The situation in the Ukraine is the main topic at Thursday’s NATO meeting, where Biden will rally western allies and announce a new round of financial sanctions against Putin‘s government. 

Ukrainian President Volodymyr Zelensky will take part of the special summit, which was pulled together in a week, via video link as the Russian invasion of his country enters its fourth week. 

Biden has called for the United States to lead a ‘new world order.’

‘We’re going to — there’s going to be a new world order out there, and we’ve got to lead it,’ Biden said on Monday. ‘And we’ve got to unite the rest of the free world in doing it.’ 

On the trip, Biden intends to shore up the NATO alliance as the war in the Ukraine threatens to settle in for the long haul. He’ll put pressure on the allies to continue financial sanctions, announce additional humanitarian assistance and could reveal a plan to increase U.S. boots on the ground in Eastern Europe.

‘Our goal is to weaken Russia’s hand, tactically, and strategically, and to strengthen Ukraine’s hand on the battlefield and at the negotiating table. We know this conflict has to be resolved diplomatically if we’re going to save lives,’ State Department spokesman Ned Price told CNN Wednesday morning of the trip.

He will also travel to Poland to meet with U.S. troops stationed there, review the situation with Ukraine refugees and meet with Polish President Andrzej Duda. 

The trip will be heavy on symbolism, with the pictures showing a united front among the allies and a compassionate Biden meeting the displaced as Vladimir Putin continues to pound away at the Ukraine.  

‘There will be hard days ahead in Ukraine — hardest for the Ukrainian troops on the frontlines and the civilians under Russian bombardment. This war will not end easily or rapidly,’ National Security Adviser Jake Sullivan said on Monday in previewing the trip.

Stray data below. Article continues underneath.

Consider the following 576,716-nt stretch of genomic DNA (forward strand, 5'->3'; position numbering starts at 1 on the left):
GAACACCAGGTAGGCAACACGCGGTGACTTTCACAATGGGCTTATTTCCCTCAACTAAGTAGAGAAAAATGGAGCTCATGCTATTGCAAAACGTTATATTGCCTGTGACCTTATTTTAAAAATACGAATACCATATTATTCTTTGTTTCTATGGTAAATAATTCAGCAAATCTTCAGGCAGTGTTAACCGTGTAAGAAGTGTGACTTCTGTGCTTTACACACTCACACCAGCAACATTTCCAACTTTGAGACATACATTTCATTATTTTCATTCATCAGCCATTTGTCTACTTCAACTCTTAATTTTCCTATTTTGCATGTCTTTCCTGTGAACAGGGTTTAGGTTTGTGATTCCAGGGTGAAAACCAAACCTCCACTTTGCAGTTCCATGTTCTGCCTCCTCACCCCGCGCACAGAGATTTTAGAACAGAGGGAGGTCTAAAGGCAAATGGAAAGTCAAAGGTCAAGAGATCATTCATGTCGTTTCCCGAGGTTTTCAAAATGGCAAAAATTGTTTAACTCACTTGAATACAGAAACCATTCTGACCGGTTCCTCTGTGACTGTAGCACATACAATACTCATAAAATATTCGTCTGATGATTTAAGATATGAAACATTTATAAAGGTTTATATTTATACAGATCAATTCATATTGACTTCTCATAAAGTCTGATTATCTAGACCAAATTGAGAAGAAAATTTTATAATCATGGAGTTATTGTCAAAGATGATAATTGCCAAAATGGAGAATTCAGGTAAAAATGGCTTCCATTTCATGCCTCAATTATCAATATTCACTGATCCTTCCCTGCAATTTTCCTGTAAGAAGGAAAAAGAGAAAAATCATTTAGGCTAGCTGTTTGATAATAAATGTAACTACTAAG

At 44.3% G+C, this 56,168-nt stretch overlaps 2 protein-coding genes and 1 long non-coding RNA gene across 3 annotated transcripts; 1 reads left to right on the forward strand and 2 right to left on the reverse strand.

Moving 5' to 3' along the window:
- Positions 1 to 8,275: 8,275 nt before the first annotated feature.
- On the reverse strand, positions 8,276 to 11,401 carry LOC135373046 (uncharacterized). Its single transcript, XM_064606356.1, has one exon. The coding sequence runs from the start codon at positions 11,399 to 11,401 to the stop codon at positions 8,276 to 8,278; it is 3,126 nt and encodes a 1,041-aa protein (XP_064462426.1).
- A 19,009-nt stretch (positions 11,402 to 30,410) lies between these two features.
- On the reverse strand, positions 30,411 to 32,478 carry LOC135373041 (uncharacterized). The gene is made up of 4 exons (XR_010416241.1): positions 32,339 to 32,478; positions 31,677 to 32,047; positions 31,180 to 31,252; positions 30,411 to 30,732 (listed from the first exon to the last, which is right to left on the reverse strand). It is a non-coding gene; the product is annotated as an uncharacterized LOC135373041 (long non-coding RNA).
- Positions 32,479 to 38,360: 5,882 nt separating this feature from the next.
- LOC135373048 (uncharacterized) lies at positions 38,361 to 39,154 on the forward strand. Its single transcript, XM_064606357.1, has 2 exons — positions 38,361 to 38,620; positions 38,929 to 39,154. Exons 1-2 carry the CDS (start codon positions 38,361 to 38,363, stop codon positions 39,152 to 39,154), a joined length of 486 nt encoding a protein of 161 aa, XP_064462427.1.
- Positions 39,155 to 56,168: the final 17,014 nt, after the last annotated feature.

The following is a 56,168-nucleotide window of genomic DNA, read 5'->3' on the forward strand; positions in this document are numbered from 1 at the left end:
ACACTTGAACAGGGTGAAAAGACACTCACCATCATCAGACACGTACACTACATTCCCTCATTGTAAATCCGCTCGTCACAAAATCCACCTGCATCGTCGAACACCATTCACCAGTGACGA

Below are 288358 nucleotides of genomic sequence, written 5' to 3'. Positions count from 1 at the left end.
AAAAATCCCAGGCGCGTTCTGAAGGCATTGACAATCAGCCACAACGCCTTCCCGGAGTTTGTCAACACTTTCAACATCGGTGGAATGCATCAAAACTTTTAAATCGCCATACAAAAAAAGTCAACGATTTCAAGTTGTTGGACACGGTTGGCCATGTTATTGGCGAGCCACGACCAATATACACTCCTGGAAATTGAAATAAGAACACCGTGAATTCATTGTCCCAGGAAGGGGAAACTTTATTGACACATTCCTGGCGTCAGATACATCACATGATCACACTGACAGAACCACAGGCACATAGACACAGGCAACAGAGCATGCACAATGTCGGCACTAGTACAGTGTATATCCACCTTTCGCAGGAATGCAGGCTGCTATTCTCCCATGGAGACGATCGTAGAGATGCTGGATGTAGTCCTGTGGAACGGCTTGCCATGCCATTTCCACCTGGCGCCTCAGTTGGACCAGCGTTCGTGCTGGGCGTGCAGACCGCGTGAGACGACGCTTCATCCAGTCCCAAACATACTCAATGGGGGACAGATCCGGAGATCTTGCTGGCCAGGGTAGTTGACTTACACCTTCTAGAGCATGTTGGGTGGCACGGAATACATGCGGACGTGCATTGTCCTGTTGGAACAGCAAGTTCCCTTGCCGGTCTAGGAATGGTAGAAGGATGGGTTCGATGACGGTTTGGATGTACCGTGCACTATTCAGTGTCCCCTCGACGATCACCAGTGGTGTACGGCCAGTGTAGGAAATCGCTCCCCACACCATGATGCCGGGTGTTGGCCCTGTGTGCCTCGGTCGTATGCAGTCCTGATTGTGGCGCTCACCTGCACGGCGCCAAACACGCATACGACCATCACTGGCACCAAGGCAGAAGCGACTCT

‘For the past few months, the West has been united. The President is traveling to Europe to ensure we stay united, to cement our collective resolve, to send a powerful message that we are prepared and committed to this for as long as it takes,’ he added. 

Biden’s trip comes as the allies are pushing the boundries of what they can do to stop Putin. 

Europe, which still needs Russian oil, is reaching the limits of the financial sanctions it can implement. And the West has also committed as much military assistance as it can – short of putting boots on the ground in the Ukraine.

President Joe Biden acknowledged it was a 'real threat' that Vladimir Putin might use chemical weapons in the Ukraine

President Joe Biden acknowledged it was a 'real threat' that Vladimir Putin might use chemical weapons in the Ukraine

President Joe Biden acknowledged it was a ‘real threat’ that Vladimir Putin might use chemical weapons in the Ukraine

President Biden headed to Brussels for meetings with NATO, the European Union and G7

President Biden headed to Brussels for meetings with NATO, the European Union and G7